INDIA: Dropouts Turned Cultural Preservationists, Youth Leaders
GUWAHATI, India (November 1, 2011) – Former school dropouts are taking center stage to promote youth leadership in the Mising tribe in northern India. Throughout October, 2011, the 14 Mising youth performed traditional Mising dance at cultural exchanges throughout northeastern India.
At the same time, they were completing the first phase of an extensive vocational educational program designed to promote youth leadership and social entrepreneurship in their remote villages. The program is part of the Institute for Cultural and Rural Development (I-CARD) from the Salesians of Don Bosco and serves as a training opportunity for school dropouts between the ages of 16 and 25.
“Marginalized youth can be transformed into leaders, who in turn, transform their own communities. Through the program, students are steeped in and rooted in their own culture, turn into ambassadors and promoters, are proud of their identity, and lead their villages to economic prosperity,” says Father K.A. Thomas, founder of the program, who was recently honored at a national level.
Father Thomas has also been honored internationally for his work with the Mising and was named an Ashoka Fellow in 2002. He was specifically recognized for his work in building ways to support and develop the Mising people and their traditions.
According to Ashoka, “Father Thomas is demonstrating a model of engaging the poorest of the poor.”
The program centers on mobilizing youth to train others in their villages how to take ownership of community development. The first phase of the training includes Mising language, dance, and music, as well as vocational training and community development work. They also take part in an exposure program, meeting and learning from volunteer experts in a wide range of fields.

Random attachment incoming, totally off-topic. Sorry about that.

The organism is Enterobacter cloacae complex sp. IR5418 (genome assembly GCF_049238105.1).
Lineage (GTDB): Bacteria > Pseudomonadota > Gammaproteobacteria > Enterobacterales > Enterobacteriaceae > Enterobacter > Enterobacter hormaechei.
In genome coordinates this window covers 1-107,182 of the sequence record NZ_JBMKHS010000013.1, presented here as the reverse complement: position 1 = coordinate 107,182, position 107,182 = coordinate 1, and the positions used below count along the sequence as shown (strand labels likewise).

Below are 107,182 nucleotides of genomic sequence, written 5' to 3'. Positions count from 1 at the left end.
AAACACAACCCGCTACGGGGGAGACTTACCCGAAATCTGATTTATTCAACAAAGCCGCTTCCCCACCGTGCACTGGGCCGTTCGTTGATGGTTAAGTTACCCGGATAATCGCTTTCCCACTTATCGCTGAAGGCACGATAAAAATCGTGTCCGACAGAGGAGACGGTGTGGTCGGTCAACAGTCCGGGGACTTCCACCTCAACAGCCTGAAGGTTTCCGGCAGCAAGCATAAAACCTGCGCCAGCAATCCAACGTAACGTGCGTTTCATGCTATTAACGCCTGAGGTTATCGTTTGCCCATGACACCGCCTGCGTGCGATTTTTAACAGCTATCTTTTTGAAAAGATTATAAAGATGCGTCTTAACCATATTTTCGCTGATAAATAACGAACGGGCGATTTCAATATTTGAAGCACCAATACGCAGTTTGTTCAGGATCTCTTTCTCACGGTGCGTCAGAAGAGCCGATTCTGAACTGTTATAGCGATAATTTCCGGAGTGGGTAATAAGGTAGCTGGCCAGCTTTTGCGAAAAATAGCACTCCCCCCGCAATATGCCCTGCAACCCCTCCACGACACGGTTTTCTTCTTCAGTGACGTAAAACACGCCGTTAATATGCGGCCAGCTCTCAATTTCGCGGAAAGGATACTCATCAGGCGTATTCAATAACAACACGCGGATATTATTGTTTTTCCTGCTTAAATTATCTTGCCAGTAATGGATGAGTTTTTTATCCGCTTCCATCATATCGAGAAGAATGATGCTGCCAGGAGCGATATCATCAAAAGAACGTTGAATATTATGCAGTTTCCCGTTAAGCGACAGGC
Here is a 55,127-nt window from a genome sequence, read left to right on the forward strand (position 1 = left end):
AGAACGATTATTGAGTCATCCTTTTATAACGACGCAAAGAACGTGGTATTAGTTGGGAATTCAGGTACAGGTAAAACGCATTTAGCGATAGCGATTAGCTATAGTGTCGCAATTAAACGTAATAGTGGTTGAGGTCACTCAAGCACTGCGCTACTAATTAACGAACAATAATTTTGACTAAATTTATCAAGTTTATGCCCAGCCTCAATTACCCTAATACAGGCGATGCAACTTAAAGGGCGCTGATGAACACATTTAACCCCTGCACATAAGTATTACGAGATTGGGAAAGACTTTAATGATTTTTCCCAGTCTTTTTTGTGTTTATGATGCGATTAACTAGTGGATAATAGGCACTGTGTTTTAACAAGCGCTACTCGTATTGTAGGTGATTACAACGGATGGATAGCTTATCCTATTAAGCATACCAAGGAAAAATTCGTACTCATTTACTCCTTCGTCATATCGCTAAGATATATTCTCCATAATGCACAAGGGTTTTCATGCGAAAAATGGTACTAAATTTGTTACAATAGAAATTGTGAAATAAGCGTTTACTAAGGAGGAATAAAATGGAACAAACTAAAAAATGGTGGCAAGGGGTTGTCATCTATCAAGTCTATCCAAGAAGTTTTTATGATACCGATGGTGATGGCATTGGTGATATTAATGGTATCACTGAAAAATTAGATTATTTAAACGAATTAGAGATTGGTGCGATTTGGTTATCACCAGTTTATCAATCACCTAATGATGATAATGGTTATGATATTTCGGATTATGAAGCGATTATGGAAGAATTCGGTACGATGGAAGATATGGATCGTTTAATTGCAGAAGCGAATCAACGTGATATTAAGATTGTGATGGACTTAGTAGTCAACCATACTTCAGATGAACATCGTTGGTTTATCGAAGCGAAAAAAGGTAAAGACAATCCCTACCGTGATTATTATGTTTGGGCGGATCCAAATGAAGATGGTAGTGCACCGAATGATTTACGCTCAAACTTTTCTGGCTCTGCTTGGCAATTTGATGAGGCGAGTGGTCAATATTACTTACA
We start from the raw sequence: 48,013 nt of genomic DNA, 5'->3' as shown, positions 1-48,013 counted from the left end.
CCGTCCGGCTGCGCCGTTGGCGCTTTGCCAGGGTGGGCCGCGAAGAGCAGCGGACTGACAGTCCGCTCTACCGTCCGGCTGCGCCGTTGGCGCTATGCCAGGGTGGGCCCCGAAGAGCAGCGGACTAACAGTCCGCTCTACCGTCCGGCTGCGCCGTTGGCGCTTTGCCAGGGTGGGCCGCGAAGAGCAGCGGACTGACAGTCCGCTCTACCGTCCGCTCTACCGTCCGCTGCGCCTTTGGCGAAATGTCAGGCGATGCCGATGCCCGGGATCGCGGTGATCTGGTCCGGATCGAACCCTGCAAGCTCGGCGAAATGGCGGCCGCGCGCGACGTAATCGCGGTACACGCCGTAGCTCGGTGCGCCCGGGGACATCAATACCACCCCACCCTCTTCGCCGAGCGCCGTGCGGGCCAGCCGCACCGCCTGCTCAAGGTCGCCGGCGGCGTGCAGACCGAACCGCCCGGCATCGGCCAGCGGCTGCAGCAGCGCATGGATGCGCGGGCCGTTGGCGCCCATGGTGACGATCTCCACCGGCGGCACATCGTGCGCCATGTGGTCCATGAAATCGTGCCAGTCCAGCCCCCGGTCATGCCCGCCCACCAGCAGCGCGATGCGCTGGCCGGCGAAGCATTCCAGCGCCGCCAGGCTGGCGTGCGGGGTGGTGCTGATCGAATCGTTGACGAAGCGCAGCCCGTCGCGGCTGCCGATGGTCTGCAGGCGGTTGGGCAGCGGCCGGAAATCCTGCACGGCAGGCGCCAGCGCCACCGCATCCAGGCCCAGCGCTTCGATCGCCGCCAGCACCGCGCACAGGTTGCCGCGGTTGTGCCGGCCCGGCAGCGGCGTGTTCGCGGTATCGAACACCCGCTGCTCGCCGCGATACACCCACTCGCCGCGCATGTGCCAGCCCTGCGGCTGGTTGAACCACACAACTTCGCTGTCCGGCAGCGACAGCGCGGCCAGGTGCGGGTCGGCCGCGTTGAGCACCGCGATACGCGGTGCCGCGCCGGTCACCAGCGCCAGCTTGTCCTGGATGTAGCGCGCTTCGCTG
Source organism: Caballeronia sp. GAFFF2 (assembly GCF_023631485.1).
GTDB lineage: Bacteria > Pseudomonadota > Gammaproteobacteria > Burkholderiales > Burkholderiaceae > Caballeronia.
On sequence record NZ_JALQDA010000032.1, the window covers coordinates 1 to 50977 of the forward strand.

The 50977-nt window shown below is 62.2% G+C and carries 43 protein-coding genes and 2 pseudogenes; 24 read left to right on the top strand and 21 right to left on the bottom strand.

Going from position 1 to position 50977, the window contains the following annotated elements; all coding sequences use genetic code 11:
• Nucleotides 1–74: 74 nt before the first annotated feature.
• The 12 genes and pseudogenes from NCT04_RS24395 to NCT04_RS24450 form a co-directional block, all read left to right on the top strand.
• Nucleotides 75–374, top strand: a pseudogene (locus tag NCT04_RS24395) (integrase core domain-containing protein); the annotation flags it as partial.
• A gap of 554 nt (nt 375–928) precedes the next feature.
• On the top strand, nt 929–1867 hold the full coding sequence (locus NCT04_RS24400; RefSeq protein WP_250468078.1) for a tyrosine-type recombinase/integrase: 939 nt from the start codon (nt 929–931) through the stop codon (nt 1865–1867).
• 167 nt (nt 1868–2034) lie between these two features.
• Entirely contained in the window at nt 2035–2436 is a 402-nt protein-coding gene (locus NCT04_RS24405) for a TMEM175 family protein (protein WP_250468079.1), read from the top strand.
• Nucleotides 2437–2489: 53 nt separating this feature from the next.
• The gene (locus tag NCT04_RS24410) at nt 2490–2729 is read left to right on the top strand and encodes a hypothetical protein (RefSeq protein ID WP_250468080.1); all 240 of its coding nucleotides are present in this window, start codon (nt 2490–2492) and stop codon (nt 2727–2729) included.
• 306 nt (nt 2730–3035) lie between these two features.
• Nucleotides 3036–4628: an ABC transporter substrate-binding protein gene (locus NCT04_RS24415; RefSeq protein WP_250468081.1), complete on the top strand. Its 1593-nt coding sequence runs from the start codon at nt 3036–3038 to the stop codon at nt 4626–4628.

One member of this year’s first class, Dam Payeng, 27, spoke with UCA News during the cultural exchange tour, saying he joined the Institute after financial problems ended his studies after tenth grade. He added that the troupe hopes to preserve the Mising tribe’s rich culture, which is slowly dying out.
“We have begun this cultural tourism to promote our cultural heritage,” Payeng explained to UCA news. “We also plan to build a museum to preserve our tradition for posterity.”
After completing the first phase of the training, groups of five students go on to complete internships in 40 separate villages—reaching approximately 2,000 families a year. There, they are responsible for analyzing the current situation and beginning community development activities.
The final phase is the students’ return to their own villages as “field volunteers” to serve as leaders for “Young Misings” youth groups and community organizing efforts.
Institute for Cultural and Rural Development (I-CARD) works in more than 350 villages and has 250 “Young Misings” groups raising the volunteer base to approximately 6,000 including youth, elders, intellectuals and journalists. The work takes place in Assam and Arunachal Pradesh states, where the 1.3 million Mising tribal people live.
“The Mising have struggled with their cultural identity,” adds Father Thomas. “In trying to gain acceptance, the Mising have given up many of their cultural traditions in language, dress, and lifestyle. We are working to bring about change in the mindset of the entire Mising tribe.”
Gayatri Panging, one of 14 Mising tribal youths now touring India to showcase their cultural heritage in an interview with UCA News, summed the program up well by saying “I realized the richness of our culture after I joined the Institute for Culture and Rural Development.”
Learn about more missions in India supported by Salesian Missions.